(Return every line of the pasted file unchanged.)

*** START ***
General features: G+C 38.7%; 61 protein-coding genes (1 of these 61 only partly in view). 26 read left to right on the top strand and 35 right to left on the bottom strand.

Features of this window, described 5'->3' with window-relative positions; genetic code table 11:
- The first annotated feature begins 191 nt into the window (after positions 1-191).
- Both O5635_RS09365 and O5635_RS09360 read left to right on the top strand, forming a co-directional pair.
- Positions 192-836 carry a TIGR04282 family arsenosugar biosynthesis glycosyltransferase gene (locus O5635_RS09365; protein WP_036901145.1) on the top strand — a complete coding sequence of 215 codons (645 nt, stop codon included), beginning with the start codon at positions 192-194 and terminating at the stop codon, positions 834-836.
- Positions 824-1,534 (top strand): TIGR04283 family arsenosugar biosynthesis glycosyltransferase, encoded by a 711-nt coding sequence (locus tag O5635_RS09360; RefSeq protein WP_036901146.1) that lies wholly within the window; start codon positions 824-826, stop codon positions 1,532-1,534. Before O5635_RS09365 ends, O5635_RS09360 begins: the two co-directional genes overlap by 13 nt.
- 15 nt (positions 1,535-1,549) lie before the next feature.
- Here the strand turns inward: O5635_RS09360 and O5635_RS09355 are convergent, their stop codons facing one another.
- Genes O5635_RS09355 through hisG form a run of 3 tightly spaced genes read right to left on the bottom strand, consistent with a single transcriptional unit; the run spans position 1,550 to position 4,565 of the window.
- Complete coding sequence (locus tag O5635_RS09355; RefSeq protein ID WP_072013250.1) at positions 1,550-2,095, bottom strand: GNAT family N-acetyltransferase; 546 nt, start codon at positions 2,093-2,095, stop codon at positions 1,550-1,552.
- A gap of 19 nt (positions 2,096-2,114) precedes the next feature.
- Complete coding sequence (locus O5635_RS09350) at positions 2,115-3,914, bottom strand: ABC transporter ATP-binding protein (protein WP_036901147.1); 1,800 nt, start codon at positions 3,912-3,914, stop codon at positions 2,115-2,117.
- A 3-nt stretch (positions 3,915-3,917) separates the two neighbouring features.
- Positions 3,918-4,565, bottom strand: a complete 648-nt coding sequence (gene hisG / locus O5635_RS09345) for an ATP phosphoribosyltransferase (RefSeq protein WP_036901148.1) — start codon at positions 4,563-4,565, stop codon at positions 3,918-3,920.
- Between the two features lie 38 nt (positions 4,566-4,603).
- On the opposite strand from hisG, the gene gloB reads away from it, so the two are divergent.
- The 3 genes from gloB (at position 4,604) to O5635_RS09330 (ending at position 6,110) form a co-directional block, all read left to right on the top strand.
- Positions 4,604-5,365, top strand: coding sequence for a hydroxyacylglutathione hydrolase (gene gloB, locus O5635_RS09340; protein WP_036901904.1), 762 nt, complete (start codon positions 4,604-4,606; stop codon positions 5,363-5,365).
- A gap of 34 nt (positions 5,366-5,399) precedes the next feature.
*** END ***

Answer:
General features: G+C 38.7%; 61 protein-coding genes (1 of these 61 only partly in view). 26 read left to right on the top strand and 35 right to left on the bottom strand.

Features of this window, described 5'->3' with window-relative positions; genetic code table 11:
- The first annotated feature begins 191 nt into the window (after positions 1-191).
- Both O5635_RS09365 and O5635_RS09360 read left to right on the top strand, forming a co-directional pair.
- Positions 192-836 carry a TIGR04282 family arsenosugar biosynthesis glycosyltransferase gene (locus O5635_RS09365; protein WP_036901145.1) on the top strand — a complete coding sequence of 215 codons (645 nt, stop codon included), beginning with the start codon at positions 192-194 and terminating at the stop codon, positions 834-836.
- Positions 824-1,534 (top strand): TIGR04283 family arsenosugar biosynthesis glycosyltransferase, encoded by a 711-nt coding sequence (locus tag O5635_RS09360; RefSeq protein WP_036901146.1) that lies wholly within the window; start codon positions 824-826, stop codon positions 1,532-1,534. Before O5635_RS09365 ends, O5635_RS09360 begins: the two co-directional genes overlap by 13 nt.
- 15 nt (positions 1,535-1,549) lie before the next feature.
- Here the strand turns inward: O5635_RS09360 and O5635_RS09355 are convergent, their stop codons facing one another.
- Genes O5635_RS09355 through hisG form a run of 3 tightly spaced genes read right to left on the bottom strand, consistent with a single transcriptional unit; the run spans position 1,550 to position 4,565 of the window.
- Complete coding sequence (locus tag O5635_RS09355; RefSeq protein ID WP_072013250.1) at positions 1,550-2,095, bottom strand: GNAT family N-acetyltransferase; 546 nt, start codon at positions 2,093-2,095, stop codon at positions 1,550-1,552.
- A gap of 19 nt (positions 2,096-2,114) precedes the next feature.
- Complete coding sequence (locus O5635_RS09350) at positions 2,115-3,914, bottom strand: ABC transporter ATP-binding protein (protein WP_036901147.1); 1,800 nt, start codon at positions 3,912-3,914, stop codon at positions 2,115-2,117.
- A 3-nt stretch (positions 3,915-3,917) separates the two neighbouring features.
- Positions 3,918-4,565, bottom strand: a complete 648-nt coding sequence (gene hisG / locus O5635_RS09345) for an ATP phosphoribosyltransferase (RefSeq protein WP_036901148.1) — start codon at positions 4,563-4,565, stop codon at positions 3,918-3,920.
- Between the two features lie 38 nt (positions 4,566-4,603).
- On the opposite strand from hisG, the gene gloB reads away from it, so the two are divergent.
- The 3 genes from gloB (at position 4,604) to O5635_RS09330 (ending at position 6,110) form a co-directional block, all read left to right on the top strand.
- Positions 4,604-5,365, top strand: coding sequence for a hydroxyacylglutathione hydrolase (gene gloB, locus O5635_RS09340; protein WP_036901904.1), 762 nt, complete (start codon positions 4,604-4,606; stop codon positions 5,363-5,365).
- A gap of 34 nt (positions 5,366-5,399) precedes the next feature.